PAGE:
For ports leveraging USE_GCC, USES=compiler, or USES=fortran this happens transparently.

    ===> NOTICE:

    This port is deprecated; you may wish to reconsider installing it:

    Unsupported by upstream. Use GCC 6 or newer instead… Message from vm-bhyve-1.1.8_1:

    To enable vm-bhyve, please add the following lines to /etc/rc.conf, depending on whether you are using ZFS storage or not. Please note that the directory or dataset specified should already exist.




    Then run :

    vm init

    If upgrading from 1.0 or earlier, please note that the ‘guest’ configuration option is no longer used.

    Guests that are not using UEFI boot will need either loader=“grub” or loader=“bhyveload” in their configuration in order to make sure the correct loader is used.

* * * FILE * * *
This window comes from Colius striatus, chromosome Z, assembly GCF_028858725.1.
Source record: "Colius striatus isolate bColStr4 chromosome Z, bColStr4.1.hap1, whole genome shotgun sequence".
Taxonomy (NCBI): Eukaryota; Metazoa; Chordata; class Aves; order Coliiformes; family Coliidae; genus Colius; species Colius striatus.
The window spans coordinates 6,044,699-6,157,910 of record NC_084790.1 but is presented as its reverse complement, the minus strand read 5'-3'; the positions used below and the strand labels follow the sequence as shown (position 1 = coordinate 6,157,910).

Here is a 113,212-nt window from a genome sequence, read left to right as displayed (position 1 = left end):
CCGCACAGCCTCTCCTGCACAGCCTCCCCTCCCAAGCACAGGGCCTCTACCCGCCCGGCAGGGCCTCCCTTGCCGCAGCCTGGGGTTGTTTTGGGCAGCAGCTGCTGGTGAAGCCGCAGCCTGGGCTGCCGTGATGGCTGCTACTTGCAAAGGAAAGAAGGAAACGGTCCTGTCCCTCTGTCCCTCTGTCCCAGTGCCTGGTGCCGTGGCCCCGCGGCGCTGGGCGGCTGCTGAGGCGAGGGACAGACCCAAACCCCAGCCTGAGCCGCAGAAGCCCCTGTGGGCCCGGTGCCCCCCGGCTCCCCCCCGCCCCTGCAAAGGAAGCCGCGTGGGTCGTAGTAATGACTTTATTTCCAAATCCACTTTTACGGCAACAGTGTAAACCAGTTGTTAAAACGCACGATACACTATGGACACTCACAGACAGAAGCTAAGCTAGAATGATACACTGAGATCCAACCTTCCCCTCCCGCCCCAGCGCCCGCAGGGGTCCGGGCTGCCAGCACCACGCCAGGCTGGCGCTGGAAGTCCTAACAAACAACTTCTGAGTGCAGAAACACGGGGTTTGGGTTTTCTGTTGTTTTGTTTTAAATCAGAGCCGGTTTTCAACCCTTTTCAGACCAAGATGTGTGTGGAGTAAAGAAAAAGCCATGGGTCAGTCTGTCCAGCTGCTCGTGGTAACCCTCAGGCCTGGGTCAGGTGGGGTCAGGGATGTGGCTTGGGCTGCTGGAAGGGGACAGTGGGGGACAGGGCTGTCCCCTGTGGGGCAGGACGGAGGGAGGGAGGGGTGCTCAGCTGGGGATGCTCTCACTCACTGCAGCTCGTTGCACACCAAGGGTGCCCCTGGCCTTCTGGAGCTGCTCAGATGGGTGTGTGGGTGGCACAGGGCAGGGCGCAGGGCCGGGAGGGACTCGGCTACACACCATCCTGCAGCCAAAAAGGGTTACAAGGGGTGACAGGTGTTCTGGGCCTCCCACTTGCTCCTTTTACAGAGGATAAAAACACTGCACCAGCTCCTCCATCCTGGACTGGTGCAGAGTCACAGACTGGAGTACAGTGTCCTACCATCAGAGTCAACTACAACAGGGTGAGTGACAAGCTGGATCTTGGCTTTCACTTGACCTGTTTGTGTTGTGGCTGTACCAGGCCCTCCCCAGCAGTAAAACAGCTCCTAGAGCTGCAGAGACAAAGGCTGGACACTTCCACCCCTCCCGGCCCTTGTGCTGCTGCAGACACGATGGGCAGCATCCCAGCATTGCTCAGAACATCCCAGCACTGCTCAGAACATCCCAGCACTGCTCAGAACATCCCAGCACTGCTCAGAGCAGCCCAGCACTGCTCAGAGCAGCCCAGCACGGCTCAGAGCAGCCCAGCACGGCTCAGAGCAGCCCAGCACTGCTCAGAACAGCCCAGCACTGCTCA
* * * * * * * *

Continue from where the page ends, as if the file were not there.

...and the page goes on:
Message from bhyve-rc-3:

    Configuration is done completely though rc.conf. The rc script won’t touch any devices for you (neither disk, nor tap) so you need to make sure all of those have been initialized properly.

    General setup:

    kldload vmm

    Make it persistent:

    echo "" >> /etc/sysctl.conf
    cat >> /boot/loader.conf << EOF

    Minimal example:

    cat >> /etc/rc.conf << EOF
    cloned_interfaces="tap0 bridge0"
    ifconfig tap0 create
    ifconfig bridge0 create
    service bhyve start
    tmux list-sessions
    tmux attach -t bhyve
    service bhyve status
    service bhyve stop

    Multi profile configuration example:

    cat >> /etc/rc.conf << EOF
    cloned_interfaces="tap0 tap1 bridge0"
    bhyve_profiles="virt1 virt2"
    ifconfig tap0 create
    ifconfig tap1 create